IU Awarded Funding to Decrease the Anger Effect

Last week, Indiana University (IU) School of Medicine, in partnership with the Rehabilitation Hospital of Indiana, was granted $2.1 million from a division of the U.S. Department of Health and Human Services to conduct a five-year study to research a particularly negative, life-long possible effect of a traumatic brain injury: an increase of negative thoughts and generalized anger.  “Our… projects will study emotional self-awareness and the ability to reduce irritability and aggression through treatment,” said Dr. Hammond, who is the Chair of the IU School of Medicine Department of Physical Medicine and Rehabilitation, a Professor of Physical Medicine and Rehabilitation, and also the chief of medical affairs at the Rehabilitation Hospital of Indiana.  Ultimately, the purpose of this study goes beyond the determination of a link.  “We hope to help patients and families better manage the effects of brain injury,” she continued.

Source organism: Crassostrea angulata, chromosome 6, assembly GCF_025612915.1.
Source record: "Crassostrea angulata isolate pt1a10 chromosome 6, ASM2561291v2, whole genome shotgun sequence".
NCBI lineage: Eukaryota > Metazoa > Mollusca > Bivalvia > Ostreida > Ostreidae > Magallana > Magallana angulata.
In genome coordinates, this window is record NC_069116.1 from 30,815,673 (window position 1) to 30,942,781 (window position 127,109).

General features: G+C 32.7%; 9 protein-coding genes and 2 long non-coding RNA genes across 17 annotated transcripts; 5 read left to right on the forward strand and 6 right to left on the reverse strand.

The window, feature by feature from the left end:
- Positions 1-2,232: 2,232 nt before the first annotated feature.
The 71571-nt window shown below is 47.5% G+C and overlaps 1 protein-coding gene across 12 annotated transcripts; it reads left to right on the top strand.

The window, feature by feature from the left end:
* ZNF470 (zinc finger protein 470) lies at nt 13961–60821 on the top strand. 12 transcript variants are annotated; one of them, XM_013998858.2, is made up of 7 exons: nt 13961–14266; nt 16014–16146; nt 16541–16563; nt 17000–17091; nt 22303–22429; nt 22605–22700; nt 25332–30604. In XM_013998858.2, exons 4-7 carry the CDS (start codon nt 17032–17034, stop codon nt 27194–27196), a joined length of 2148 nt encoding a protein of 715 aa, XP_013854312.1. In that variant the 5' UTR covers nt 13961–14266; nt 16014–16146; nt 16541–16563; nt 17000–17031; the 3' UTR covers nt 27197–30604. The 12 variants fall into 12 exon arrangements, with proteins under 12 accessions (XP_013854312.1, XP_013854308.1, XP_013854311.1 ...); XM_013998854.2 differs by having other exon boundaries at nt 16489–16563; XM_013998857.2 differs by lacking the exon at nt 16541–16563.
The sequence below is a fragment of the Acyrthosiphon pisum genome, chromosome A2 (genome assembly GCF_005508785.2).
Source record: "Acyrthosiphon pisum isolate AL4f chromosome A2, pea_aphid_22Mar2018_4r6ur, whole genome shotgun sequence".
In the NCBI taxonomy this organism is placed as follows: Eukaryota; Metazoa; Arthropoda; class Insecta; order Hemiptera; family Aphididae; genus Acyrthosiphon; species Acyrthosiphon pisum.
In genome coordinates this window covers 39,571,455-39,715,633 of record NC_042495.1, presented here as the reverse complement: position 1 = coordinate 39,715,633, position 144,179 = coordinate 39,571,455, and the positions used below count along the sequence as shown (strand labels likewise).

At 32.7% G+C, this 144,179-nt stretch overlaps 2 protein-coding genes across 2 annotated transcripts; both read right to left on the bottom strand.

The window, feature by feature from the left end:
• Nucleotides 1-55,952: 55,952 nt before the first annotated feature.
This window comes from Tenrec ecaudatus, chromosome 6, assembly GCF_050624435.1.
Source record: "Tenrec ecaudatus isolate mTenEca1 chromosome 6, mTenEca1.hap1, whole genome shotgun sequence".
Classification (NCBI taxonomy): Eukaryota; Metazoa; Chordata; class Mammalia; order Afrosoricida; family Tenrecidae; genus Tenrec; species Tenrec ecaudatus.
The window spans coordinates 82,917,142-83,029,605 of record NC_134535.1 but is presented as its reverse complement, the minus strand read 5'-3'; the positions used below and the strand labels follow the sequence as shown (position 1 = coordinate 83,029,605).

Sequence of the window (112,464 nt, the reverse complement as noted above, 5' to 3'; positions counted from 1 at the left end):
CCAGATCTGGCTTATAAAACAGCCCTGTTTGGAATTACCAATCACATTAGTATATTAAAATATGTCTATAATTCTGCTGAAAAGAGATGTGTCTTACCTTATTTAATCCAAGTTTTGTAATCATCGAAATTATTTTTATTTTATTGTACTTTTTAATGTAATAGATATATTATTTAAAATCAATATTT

With this funding, IU joins 15 other facilities, as part of the National Institute on Disability Independent Living and Rehabilitation Research’s (NIDILRR) Traumatic Brain Injury Model Systems.  Located in every section of the United States, “these centers serve as platforms for collaborative, multi-site research, including research on interventions using randomized controlled approaches.”

Beyond research, though, NIDILRR systems also focus on treatment.  For example, “the objectives of the New York Traumatic Brain Injury Model System focus on improving the quality of life of persons with TBI through: 1] state-of-the-art clinical care, 2] innovative research and 3] multi-platform, extensive dissemination of research results and other information on TBI to consumers and professionals.”  Specifically related to the most recent funding mentioned above, IU’s BRAIN (Brain Research in Aggression and Irritability Network) is, “a comprehensive model service delivery and research system serving individuals with TBI.”

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